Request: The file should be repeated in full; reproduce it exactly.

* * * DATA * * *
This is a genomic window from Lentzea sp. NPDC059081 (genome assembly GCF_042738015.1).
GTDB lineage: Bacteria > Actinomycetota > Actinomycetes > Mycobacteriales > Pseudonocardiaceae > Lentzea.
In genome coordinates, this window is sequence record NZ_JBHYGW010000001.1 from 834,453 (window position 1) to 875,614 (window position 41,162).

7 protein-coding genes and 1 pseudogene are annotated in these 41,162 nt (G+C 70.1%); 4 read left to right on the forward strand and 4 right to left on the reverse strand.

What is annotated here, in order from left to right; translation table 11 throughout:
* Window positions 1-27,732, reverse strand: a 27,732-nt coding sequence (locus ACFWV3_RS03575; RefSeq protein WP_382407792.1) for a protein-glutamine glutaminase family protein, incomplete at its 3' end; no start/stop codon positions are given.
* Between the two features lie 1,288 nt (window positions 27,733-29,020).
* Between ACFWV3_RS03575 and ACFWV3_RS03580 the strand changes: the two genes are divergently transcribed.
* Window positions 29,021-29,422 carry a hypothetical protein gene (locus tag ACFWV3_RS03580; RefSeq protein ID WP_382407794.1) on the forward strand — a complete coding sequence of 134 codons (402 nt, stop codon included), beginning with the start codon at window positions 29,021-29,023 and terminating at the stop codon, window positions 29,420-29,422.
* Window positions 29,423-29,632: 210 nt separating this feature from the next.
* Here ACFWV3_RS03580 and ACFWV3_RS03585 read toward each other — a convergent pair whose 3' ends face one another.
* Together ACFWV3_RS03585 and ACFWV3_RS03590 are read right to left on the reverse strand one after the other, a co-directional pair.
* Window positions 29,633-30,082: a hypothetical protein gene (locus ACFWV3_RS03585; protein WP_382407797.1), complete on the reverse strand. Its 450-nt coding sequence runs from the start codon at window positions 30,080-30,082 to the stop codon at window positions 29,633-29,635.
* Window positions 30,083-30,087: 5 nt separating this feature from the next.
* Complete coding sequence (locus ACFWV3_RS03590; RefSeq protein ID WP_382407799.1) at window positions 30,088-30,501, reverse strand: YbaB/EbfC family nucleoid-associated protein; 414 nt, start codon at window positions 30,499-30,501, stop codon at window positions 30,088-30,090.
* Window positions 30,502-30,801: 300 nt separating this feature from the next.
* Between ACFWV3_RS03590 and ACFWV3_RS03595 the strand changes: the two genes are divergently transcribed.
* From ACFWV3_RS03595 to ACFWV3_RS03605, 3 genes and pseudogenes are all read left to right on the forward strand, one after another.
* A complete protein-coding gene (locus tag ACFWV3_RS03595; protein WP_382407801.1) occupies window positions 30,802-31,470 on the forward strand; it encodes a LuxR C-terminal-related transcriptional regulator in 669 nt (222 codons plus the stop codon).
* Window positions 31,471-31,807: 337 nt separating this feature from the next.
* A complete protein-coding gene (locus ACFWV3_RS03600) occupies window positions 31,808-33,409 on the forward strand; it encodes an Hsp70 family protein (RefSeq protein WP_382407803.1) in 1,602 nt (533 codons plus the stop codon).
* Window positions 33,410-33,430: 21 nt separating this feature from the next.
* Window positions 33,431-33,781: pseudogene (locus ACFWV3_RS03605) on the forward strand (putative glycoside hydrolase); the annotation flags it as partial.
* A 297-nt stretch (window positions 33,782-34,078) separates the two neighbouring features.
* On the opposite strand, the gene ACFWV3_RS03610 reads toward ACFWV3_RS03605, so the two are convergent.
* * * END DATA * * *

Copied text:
This is a genomic window from Lentzea sp. NPDC059081 (genome assembly GCF_042738015.1).
GTDB lineage: Bacteria > Actinomycetota > Actinomycetes > Mycobacteriales > Pseudonocardiaceae > Lentzea.
In genome coordinates, this window is sequence record NZ_JBHYGW010000001.1 from 834,453 (window position 1) to 875,614 (window position 41,162).

7 protein-coding genes and 1 pseudogene are annotated in these 41,162 nt (G+C 70.1%); 4 read left to right on the forward strand and 4 right to left on the reverse strand.

What is annotated here, in order from left to right; translation table 11 throughout:
* Window positions 1-27,732, reverse strand: a 27,732-nt coding sequence (locus ACFWV3_RS03575; RefSeq protein WP_382407792.1) for a protein-glutamine glutaminase family protein, incomplete at its 3' end; no start/stop codon positions are given.
* Between the two features lie 1,288 nt (window positions 27,733-29,020).
* Between ACFWV3_RS03575 and ACFWV3_RS03580 the strand changes: the two genes are divergently transcribed.
* Window positions 29,021-29,422 carry a hypothetical protein gene (locus tag ACFWV3_RS03580; RefSeq protein ID WP_382407794.1) on the forward strand — a complete coding sequence of 134 codons (402 nt, stop codon included), beginning with the start codon at window positions 29,021-29,023 and terminating at the stop codon, window positions 29,420-29,422.
* Window positions 29,423-29,632: 210 nt separating this feature from the next.
* Here ACFWV3_RS03580 and ACFWV3_RS03585 read toward each other — a convergent pair whose 3' ends face one another.
* Together ACFWV3_RS03585 and ACFWV3_RS03590 are read right to left on the reverse strand one after the other, a co-directional pair.
* Window positions 29,633-30,082: a hypothetical protein gene (locus ACFWV3_RS03585; protein WP_382407797.1), complete on the reverse strand. Its 450-nt coding sequence runs from the start codon at window positions 30,080-30,082 to the stop codon at window positions 29,633-29,635.
* Window positions 30,083-30,087: 5 nt separating this feature from the next.
* Complete coding sequence (locus ACFWV3_RS03590; RefSeq protein ID WP_382407799.1) at window positions 30,088-30,501, reverse strand: YbaB/EbfC family nucleoid-associated protein; 414 nt, start codon at window positions 30,499-30,501, stop codon at window positions 30,088-30,090.
* Window positions 30,502-30,801: 300 nt separating this feature from the next.
* Between ACFWV3_RS03590 and ACFWV3_RS03595 the strand changes: the two genes are divergently transcribed.
* From ACFWV3_RS03595 to ACFWV3_RS03605, 3 genes and pseudogenes are all read left to right on the forward strand, one after another.
* A complete protein-coding gene (locus tag ACFWV3_RS03595; protein WP_382407801.1) occupies window positions 30,802-31,470 on the forward strand; it encodes a LuxR C-terminal-related transcriptional regulator in 669 nt (222 codons plus the stop codon).
* Window positions 31,471-31,807: 337 nt separating this feature from the next.
* A complete protein-coding gene (locus ACFWV3_RS03600) occupies window positions 31,808-33,409 on the forward strand; it encodes an Hsp70 family protein (RefSeq protein WP_382407803.1) in 1,602 nt (533 codons plus the stop codon).
* Window positions 33,410-33,430: 21 nt separating this feature from the next.
* Window positions 33,431-33,781: pseudogene (locus ACFWV3_RS03605) on the forward strand (putative glycoside hydrolase); the annotation flags it as partial.
* A 297-nt stretch (window positions 33,782-34,078) separates the two neighbouring features.
* On the opposite strand, the gene ACFWV3_RS03610 reads toward ACFWV3_RS03605, so the two are convergent.